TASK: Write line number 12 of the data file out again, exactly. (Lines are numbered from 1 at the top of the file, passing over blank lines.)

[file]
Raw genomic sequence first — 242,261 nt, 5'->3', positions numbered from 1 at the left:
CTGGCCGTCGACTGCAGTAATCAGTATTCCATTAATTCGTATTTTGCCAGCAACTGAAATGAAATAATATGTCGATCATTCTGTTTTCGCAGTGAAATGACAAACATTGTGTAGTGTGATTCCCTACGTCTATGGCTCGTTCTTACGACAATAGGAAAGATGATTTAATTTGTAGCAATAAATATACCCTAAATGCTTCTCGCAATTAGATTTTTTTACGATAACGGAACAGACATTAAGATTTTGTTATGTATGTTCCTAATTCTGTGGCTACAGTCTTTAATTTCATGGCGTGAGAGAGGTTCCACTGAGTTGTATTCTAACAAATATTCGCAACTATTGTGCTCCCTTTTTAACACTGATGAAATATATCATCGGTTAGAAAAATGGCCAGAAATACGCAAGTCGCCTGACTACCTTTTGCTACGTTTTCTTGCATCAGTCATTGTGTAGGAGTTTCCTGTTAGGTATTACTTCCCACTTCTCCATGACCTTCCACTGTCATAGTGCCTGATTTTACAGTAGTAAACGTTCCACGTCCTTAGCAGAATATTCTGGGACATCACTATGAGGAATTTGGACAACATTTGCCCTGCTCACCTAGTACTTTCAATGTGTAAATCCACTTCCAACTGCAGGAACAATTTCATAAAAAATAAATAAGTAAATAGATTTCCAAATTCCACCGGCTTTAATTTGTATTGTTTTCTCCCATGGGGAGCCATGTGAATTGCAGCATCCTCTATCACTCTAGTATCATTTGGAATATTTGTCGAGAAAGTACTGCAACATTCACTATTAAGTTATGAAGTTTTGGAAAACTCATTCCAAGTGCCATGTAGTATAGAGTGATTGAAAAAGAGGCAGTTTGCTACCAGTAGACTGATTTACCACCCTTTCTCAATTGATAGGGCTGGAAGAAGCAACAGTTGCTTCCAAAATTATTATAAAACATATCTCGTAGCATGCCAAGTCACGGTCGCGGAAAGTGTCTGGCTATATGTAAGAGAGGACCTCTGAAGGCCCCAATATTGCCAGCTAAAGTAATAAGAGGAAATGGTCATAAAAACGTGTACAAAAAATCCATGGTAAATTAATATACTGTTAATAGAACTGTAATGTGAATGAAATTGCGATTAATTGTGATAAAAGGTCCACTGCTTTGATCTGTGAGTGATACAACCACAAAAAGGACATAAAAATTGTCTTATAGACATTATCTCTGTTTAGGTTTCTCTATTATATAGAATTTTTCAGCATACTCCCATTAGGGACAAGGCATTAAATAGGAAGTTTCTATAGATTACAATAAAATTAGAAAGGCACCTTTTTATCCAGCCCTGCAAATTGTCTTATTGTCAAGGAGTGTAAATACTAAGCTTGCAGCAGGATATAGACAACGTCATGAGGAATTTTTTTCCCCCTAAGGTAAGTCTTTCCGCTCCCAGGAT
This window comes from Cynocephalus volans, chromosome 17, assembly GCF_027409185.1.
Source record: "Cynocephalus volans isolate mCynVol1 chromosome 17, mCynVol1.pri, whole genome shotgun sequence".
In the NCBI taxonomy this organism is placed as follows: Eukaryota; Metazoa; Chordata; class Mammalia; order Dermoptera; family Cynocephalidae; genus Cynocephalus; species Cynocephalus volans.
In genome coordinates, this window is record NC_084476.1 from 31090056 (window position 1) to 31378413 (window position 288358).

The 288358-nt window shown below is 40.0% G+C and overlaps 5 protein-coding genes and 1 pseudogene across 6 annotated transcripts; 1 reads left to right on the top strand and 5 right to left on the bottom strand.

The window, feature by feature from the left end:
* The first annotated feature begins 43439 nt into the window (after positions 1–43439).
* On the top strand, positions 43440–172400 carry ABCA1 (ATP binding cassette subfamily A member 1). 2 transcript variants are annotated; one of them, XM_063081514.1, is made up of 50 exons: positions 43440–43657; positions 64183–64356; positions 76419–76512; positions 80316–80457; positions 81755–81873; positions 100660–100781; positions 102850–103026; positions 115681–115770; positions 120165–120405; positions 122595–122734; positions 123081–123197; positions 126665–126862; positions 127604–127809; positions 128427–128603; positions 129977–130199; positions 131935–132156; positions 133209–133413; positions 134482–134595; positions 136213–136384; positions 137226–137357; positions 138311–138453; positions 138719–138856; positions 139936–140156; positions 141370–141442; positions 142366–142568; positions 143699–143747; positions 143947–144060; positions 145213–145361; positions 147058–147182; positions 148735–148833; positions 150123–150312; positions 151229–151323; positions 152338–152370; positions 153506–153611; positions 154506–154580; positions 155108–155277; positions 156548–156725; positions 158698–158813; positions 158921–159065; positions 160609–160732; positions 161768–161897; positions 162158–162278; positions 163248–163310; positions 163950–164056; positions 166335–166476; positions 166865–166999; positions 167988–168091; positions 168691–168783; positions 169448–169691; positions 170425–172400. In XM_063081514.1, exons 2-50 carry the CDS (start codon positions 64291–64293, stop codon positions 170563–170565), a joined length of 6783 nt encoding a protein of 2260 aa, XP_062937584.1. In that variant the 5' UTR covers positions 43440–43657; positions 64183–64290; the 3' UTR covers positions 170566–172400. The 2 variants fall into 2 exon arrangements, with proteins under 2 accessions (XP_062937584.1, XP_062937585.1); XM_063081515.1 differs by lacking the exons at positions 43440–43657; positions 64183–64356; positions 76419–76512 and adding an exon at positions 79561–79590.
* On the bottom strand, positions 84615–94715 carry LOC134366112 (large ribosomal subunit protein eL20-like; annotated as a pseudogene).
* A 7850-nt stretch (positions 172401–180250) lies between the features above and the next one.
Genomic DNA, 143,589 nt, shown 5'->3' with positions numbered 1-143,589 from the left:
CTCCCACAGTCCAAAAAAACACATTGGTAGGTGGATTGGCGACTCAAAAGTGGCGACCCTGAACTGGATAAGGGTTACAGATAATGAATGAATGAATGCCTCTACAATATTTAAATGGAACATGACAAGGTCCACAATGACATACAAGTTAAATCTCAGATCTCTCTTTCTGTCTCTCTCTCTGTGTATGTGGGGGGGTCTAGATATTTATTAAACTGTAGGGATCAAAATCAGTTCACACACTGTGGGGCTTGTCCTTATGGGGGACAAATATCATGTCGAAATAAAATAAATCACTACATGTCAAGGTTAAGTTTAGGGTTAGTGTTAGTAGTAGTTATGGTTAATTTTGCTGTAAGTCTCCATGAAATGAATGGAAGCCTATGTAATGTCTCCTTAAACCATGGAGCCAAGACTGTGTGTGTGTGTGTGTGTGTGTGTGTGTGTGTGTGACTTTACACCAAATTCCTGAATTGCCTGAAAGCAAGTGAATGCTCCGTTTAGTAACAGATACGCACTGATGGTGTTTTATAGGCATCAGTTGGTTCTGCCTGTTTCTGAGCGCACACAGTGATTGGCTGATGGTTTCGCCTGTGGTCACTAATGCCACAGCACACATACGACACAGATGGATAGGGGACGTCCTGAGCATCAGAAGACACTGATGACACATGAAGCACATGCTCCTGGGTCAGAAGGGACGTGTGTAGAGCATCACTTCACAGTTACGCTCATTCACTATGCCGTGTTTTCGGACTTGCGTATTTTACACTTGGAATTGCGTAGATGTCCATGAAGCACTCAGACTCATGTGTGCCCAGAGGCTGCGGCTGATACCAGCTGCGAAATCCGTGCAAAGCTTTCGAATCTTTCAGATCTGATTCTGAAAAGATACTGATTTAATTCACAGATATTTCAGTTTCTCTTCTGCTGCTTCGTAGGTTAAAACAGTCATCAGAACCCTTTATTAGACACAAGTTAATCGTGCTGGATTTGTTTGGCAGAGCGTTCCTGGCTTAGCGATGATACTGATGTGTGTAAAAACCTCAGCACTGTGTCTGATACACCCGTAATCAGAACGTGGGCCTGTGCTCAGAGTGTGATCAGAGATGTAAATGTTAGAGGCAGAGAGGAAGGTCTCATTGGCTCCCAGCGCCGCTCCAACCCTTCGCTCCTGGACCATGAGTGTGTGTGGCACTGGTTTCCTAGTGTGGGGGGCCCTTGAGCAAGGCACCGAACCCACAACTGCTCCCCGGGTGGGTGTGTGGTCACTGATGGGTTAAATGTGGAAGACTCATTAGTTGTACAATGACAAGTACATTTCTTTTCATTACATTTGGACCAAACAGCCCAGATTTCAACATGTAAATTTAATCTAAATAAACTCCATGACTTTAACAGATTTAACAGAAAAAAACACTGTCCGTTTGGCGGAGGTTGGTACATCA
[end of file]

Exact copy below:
* A 7850-nt stretch (positions 172401–180250) lies between the features above and the next one.